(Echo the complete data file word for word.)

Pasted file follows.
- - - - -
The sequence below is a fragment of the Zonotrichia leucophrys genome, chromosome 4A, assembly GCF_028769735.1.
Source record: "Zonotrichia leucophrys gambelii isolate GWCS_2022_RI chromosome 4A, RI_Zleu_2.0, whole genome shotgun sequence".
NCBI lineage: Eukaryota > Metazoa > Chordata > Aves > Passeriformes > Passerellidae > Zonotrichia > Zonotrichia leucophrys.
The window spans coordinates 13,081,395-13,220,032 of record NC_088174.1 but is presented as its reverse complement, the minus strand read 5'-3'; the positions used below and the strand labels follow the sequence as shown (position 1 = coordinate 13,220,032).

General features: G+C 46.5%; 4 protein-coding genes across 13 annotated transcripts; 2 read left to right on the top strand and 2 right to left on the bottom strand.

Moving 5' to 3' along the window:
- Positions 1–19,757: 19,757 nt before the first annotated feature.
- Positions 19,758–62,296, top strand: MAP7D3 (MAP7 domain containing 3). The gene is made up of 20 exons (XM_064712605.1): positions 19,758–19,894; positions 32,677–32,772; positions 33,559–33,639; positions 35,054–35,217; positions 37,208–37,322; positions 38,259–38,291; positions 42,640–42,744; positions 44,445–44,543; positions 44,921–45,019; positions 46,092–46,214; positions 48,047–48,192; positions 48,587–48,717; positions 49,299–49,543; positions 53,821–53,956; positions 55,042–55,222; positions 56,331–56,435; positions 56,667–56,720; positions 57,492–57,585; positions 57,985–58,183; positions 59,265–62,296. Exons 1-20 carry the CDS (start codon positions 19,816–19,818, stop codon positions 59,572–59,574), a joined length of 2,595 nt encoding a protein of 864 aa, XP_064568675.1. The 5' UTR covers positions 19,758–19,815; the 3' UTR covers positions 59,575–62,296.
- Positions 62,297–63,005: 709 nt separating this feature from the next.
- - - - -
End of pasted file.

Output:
The sequence below is a fragment of the Zonotrichia leucophrys genome, chromosome 4A, assembly GCF_028769735.1.
Source record: "Zonotrichia leucophrys gambelii isolate GWCS_2022_RI chromosome 4A, RI_Zleu_2.0, whole genome shotgun sequence".
NCBI lineage: Eukaryota > Metazoa > Chordata > Aves > Passeriformes > Passerellidae > Zonotrichia > Zonotrichia leucophrys.
The window spans coordinates 13,081,395-13,220,032 of record NC_088174.1 but is presented as its reverse complement, the minus strand read 5'-3'; the positions used below and the strand labels follow the sequence as shown (position 1 = coordinate 13,220,032).

General features: G+C 46.5%; 4 protein-coding genes across 13 annotated transcripts; 2 read left to right on the top strand and 2 right to left on the bottom strand.

Moving 5' to 3' along the window:
- Positions 1–19,757: 19,757 nt before the first annotated feature.
- Positions 19,758–62,296, top strand: MAP7D3 (MAP7 domain containing 3). The gene is made up of 20 exons (XM_064712605.1): positions 19,758–19,894; positions 32,677–32,772; positions 33,559–33,639; positions 35,054–35,217; positions 37,208–37,322; positions 38,259–38,291; positions 42,640–42,744; positions 44,445–44,543; positions 44,921–45,019; positions 46,092–46,214; positions 48,047–48,192; positions 48,587–48,717; positions 49,299–49,543; positions 53,821–53,956; positions 55,042–55,222; positions 56,331–56,435; positions 56,667–56,720; positions 57,492–57,585; positions 57,985–58,183; positions 59,265–62,296. Exons 1-20 carry the CDS (start codon positions 19,816–19,818, stop codon positions 59,572–59,574), a joined length of 2,595 nt encoding a protein of 864 aa, XP_064568675.1. The 5' UTR covers positions 19,758–19,815; the 3' UTR covers positions 59,575–62,296.
- Positions 62,297–63,005: 709 nt separating this feature from the next.